6. —I think there’s a bit of nostalgia there but more focusing on how these conversations over the Matrix or whatever happened in real time and weren’t something prodded and picked at, so I think there was less of a potential for such investment in a movie or tv show that a character’s sudden change or bad characterization would wreck someone.

    —Who knows how much of the reactions are real instead of a performance either?

    cheers

    Liked by 1 person

  7. This whole phenomena with Game of Thrones has been incredibly educational for me, both from a storytelling and cultural viewpoint. I was once a part of the same cult mentality for a brief period of my life where entertainment was my religion and purpose in life until I snapped out of it and got back to being normal. So I am a little sympathetic to the fans, but ultimately it’s still pretty disturbing to witness people declaring they want to commit suicide over a fictional character. Speaks of the illness of our times.

    You are spot on about the fact that people do actually like heroism. The fact that there has been so much outrage because a seemingly moral character (emphasis on the seemingly) turned out to be a coldblooded tyrant proves this to be true.

    Martin’s work was always fundamentally flawed precisely because the lack of a moral core for any of these characters. And the few characters that did have morals (Jon Snow), turned out to be spineless wimps or idiots. No wonder people don’t expect a happy ending; not because “it fits to the themes of the story”, but because none of the characters deserve a happy ending.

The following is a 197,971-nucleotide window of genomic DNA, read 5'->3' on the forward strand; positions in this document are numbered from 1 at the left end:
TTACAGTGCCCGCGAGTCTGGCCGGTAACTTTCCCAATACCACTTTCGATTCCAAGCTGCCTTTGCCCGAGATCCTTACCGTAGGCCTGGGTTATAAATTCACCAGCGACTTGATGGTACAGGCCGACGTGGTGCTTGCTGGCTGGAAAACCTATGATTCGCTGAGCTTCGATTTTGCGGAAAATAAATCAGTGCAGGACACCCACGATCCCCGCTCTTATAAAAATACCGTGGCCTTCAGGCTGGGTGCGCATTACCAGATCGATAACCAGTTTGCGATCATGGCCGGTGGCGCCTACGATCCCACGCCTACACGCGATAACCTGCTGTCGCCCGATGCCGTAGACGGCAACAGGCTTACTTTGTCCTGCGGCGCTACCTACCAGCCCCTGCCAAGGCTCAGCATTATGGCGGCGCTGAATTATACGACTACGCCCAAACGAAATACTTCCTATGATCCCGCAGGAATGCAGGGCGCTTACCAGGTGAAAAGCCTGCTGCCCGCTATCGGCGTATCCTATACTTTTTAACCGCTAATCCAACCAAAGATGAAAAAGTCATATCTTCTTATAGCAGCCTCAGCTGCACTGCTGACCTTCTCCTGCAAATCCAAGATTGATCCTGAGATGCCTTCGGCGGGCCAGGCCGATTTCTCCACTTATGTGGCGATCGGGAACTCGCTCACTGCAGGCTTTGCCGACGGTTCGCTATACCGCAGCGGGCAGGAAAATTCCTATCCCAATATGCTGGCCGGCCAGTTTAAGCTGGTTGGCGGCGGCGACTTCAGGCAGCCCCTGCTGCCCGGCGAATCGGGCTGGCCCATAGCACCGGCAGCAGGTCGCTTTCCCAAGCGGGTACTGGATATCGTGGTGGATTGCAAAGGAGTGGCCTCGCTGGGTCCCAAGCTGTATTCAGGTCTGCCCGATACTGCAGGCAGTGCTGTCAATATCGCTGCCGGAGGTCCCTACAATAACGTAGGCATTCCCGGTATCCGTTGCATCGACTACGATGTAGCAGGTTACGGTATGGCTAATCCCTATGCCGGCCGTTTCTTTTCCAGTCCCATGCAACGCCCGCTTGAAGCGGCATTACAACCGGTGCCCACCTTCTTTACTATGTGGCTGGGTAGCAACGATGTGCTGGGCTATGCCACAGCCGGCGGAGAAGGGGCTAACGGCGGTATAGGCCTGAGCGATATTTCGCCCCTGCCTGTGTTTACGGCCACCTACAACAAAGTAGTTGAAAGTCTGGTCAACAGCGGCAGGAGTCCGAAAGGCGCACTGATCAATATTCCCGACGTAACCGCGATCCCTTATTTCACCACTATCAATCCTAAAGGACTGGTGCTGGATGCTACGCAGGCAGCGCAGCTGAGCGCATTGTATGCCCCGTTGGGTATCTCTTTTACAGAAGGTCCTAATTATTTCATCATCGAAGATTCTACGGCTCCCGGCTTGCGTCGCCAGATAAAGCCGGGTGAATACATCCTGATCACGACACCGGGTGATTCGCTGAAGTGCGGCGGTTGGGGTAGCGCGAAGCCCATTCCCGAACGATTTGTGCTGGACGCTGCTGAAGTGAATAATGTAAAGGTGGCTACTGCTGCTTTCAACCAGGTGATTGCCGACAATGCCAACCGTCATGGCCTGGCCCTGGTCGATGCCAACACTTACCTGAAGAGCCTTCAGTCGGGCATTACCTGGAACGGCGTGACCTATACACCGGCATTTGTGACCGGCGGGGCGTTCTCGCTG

As much blame as the tv show runners get (and they are indeed bad writers), this was always going to feel unsatisfying no matter how expertly written and paced it would be because Martin is a nihilistic little gamma who delights in “shocking” people with wretched characters and actions, because otherwise he has nothing else to offer.

    An unfinished story of misery and shit where everyone is terrible and deserves what they get. It’s not going to be remembered even 20 years in the future, unlike Lord of the rings, a timeless tale of chivalrous heroism and self sacrifice where the greatest foe is man’s own weakness in the face of greed and fear, which will still be discussed.

    …though I pray the upcoming Amazon TV Show doesn’t do too much damage.

    Liked by 1 person

    • Well said Constantin. You nailed the cognitive dissonance of the fans who love this “edgy,” morally ambiguous mess yet still want a hero—a good guy—to root for and set things right. Just one character, ONE, who does the right thing could make the whole GoT story worthwhile. But no. Martin and the show runners write what they know and what they think is good and people just eat it.

      As for the Amazon LotR series, prepare for damage is all I have to say. I guarantee it’s going to deliberately subvert and otherwise piss all over Tolkien’s legacy, and his fans.

      Like